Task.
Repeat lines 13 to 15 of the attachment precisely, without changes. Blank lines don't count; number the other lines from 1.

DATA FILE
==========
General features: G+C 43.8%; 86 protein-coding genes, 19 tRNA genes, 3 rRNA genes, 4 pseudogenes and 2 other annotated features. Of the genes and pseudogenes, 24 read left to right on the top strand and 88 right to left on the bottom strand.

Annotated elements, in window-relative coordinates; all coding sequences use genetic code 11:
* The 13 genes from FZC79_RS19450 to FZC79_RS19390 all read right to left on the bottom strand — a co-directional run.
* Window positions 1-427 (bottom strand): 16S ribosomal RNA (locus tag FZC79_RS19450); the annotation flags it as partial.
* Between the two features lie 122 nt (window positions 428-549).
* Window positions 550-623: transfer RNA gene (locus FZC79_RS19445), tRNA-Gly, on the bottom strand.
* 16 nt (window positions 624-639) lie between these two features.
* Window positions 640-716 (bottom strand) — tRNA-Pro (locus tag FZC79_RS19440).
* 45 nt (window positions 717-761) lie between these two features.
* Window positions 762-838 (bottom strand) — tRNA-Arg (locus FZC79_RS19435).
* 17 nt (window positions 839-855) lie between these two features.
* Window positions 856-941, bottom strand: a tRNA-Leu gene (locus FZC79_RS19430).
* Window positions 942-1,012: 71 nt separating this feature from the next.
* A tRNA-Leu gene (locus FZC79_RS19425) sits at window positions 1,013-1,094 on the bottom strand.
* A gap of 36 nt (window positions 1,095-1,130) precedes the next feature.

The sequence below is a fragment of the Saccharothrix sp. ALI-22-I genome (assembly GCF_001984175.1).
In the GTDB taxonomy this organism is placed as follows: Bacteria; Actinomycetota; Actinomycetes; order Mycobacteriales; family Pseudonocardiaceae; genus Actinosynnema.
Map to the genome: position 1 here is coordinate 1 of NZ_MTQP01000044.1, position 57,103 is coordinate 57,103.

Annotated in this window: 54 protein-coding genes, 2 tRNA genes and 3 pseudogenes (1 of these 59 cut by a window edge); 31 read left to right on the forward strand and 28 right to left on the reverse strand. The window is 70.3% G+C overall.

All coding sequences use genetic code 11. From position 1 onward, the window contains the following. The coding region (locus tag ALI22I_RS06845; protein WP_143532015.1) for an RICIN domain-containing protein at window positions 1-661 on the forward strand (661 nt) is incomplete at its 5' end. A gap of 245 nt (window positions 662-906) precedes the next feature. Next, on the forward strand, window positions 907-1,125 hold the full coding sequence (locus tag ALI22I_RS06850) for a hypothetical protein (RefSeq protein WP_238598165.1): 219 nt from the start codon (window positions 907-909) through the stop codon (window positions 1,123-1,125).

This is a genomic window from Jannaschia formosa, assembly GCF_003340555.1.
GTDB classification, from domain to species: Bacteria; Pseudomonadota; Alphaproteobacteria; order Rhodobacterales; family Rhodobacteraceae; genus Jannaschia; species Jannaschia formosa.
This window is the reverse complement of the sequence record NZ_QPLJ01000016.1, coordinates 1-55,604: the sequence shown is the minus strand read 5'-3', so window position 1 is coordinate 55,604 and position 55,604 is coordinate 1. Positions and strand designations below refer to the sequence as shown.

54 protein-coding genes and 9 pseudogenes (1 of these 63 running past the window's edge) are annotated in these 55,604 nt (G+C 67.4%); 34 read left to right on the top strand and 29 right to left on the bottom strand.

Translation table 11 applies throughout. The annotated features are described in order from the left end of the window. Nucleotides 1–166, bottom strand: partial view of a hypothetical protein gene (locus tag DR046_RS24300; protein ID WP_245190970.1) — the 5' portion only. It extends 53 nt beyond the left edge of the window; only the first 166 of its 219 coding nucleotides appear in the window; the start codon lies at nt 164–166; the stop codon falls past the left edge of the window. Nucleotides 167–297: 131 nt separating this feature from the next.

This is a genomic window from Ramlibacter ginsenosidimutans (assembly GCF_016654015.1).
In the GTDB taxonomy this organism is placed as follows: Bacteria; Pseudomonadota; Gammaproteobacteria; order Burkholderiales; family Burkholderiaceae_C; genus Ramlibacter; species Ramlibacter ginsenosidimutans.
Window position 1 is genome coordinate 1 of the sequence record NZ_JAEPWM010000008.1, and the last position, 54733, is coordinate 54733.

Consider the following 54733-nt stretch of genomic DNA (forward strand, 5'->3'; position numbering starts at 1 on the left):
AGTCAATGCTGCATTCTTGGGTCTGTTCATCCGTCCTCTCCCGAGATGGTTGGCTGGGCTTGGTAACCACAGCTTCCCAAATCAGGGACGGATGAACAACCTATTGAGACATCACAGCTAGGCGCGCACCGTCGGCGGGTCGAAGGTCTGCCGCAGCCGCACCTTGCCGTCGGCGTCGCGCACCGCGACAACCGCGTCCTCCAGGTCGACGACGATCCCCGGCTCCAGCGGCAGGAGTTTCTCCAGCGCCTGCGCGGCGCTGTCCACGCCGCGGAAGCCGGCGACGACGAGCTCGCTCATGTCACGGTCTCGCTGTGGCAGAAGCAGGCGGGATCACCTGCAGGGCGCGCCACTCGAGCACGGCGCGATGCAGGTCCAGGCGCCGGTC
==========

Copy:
* Window positions 942-1,012: 71 nt separating this feature from the next.
* A tRNA-Leu gene (locus FZC79_RS19425) sits at window positions 1,013-1,094 on the bottom strand.
* A gap of 36 nt (window positions 1,095-1,130) precedes the next feature.